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IT ALL STARTED HERE A DECADE AGO. BILINGUAL QURBANA in Washington, D.C
|Part Number||Part I - Syro Malabar Church|
|Title||IT ALL STARTED HERE A DECADE AGO. BILINGUAL QURBANA in Washington, D.C|
|Place of Recording||National Shrine in Washington, D.C.|
|Date of Release||07 September 2013|
|Video Segment (s)||
NotesUnofficial inauguration of bilingual (English/Syriac) Qurbana at the National Shrine in Washington, D.C. on 7 September 2013. Celebrant: Major Archbishop George Cardinal Alenecherry.
Music composed by Fr. Joseph J. Palackal, CMI, and George Thaila
Marian Bhajan in Sanskrit: K. U. Chacko (text), Fr. Joseph Palackal, CMI (music)
Choir: Syro Malabar Youth Choir of America
Choir master: Delix Joseph
Conductor: George Thaila
Today, September 7, 2023, is the tenth anniversary of a historic event at the National Shrine and Basilica in the capital city of America. For the first time, the English version of the solemn sung Qurbana of the Syro Malabar Church took place at the National Shrine with Major Archbishop George Cardinal Alancherry as the celebrant. I oversaw the music part of the celebration. With the Cardinal’s permission, I included two Syriac chants in the celebration. The choir comprised 124 young people from the Syro Malabar Communities in America. This was the first time the Syro Malabar youth got acquainted with the Syriac chant tradition. They took their experience to the local parishes. Today, the Trisagion is part of the Qurbana of Syro Malabar communities across America. The revised music notation book of the Qurbana in English that the Chicago diocese published in 2015 includes two Syriac chants that we sang at the National Shrine. The seed that was planted in 2013 is growing fast. The idea of a bilingual Qurbana in the vernacular and Syriac is gaining momentum among the expatriate Syro Malabar communities worldwide. It all started here in the USA; let us watch the video.
Joseph J. Palackal, CMI
7 September 2023
The next generation will always be indebted to you for all your contributions - Kalash nikaov september 9, 2023Reply
Absolutely he is doing a Prophetic work to protect and reintroduce the Gems of our Ancient church - Joby Panachickal , September 10, 2023
- I have a doubt father , on the first Bilingual Qurbana you have pronunced the Right way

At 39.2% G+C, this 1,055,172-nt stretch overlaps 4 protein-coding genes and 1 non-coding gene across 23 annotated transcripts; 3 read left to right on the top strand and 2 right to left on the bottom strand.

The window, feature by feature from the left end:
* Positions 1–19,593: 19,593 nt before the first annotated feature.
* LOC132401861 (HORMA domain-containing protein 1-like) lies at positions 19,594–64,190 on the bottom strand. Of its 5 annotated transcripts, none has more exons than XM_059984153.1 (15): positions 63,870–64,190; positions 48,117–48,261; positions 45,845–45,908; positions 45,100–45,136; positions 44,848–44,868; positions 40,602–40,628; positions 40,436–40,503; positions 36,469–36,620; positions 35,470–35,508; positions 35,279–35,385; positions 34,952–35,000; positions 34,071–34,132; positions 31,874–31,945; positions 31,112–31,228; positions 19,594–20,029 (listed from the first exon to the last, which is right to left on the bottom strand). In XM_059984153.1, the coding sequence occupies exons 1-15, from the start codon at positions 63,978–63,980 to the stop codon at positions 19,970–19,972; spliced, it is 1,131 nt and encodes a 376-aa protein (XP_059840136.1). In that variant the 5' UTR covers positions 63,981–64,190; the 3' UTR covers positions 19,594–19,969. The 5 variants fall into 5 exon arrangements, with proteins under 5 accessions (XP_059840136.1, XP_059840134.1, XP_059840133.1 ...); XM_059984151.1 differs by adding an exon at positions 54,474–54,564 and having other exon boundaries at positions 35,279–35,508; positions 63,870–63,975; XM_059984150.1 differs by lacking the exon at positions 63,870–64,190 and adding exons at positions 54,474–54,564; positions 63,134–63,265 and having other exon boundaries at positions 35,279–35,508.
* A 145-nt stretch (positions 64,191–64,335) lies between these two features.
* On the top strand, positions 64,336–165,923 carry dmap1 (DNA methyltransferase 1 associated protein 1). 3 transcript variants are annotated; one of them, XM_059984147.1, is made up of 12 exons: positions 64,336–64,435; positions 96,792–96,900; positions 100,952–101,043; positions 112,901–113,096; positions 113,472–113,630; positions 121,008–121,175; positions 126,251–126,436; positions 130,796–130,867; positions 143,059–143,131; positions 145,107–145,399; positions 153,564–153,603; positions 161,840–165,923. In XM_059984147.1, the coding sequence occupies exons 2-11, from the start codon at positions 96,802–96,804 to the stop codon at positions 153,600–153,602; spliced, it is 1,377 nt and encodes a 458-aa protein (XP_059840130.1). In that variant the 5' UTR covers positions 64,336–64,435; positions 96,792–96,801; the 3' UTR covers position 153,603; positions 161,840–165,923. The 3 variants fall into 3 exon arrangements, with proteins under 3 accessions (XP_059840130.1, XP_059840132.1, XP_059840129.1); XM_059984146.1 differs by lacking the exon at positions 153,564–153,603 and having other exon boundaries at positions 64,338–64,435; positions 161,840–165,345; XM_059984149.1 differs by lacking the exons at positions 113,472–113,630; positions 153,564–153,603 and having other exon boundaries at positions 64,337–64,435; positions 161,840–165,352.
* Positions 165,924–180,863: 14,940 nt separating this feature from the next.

" Qaddisa "
but after some time why are you and we using the Wrong pronounciation
" Kandisa " ,
as far I can understand
no other Syriac tradition both west and East uses Kandisa
All Other traditions uses Qaddisa , Qaddisho Kadisho etc...
Why are we using the Wrong pronounciation even
Chaldean catholic church also uses Qaddisa.
Are we standing with the wrong Pronounciation to satisfy the narravitves of the Few So called scholars of Syro Malabar Church...
Kindly research on the word Qaddisha and pls explain to us , so that we can understand which is the right Pronounciation
I appreciate the Bilingual Qurbana initiated by You father
I belive 3 Prayers are must for Bilingual Qurbana
3. Shuva la wa
We are thankful for your efforts to Protect & reintroduce the Gems handed over to us by the Chaldeans, it really Enriches the Worship of Apostolic Church of Malabar both catholic and non catholic....
Again Thank you Father - Joby Panachickal, 10 September 2023
- Our forefathers used to pronounce it this way so we continue the same tradition, you can check the recordings of many old priests of our church tradition it’s available in this channel.
Aramaic language has so many dialects and each has their own variations so there’s not a definitive pronunciation, our syro malabar pronunciation has some similarities with Ethiopian semitic language Ge’ez and also with Akkadian. There are other words in Aramaic whose written form favours our way of pronunciation and vice versa.
Also there’s no need to hate our church scholars or doubt their credibility. Why would we lie about it? What narrative are we trying to spread? - Kalash Nikov, 10 September 2023
- Thank you, Joby, for your comment. You are a keen observer and thank you for following our channel seriously. Your observation on the change in my pronunciation over the years is absolutely correct. In this video i pronounced the word applying the principle of doubling the dalat, the second letter in Qadisa. Then came my interview with Koonamakkal Thoma Kathanar. He talked extensively about the particular pronunciations of certain letters, especially dalat and beth and thaw among the Syro Malabar Catholics in Kerala. All in all, we cannot categorically claim that one pronunciation is correct, and others are wrong. This happens in every language. People in Southern Kerala will find the pronunciation of certain words in Thrissur and Kannoor quite funny. But that doesn't give anyone the right to judge. So is with dress habits and food habits. These are components of cultural evolution over an extended period of time. Initially, I used to be surprised when I heard our Othodox brethren say "mOr thomO sleehO."I wondered why they said it differently from the written text. But then that is the way it is. Diversity is a fact of life. We learn to live with it and grow with it and keep thanking God. After all, my mother is the best woman in the world! (no offense to others)
Thank you again for engaging in the Aramaic Project. Send us materials that can go into our Digital Library. God Bless you. Fr. Joseph Palackal 10 September 2023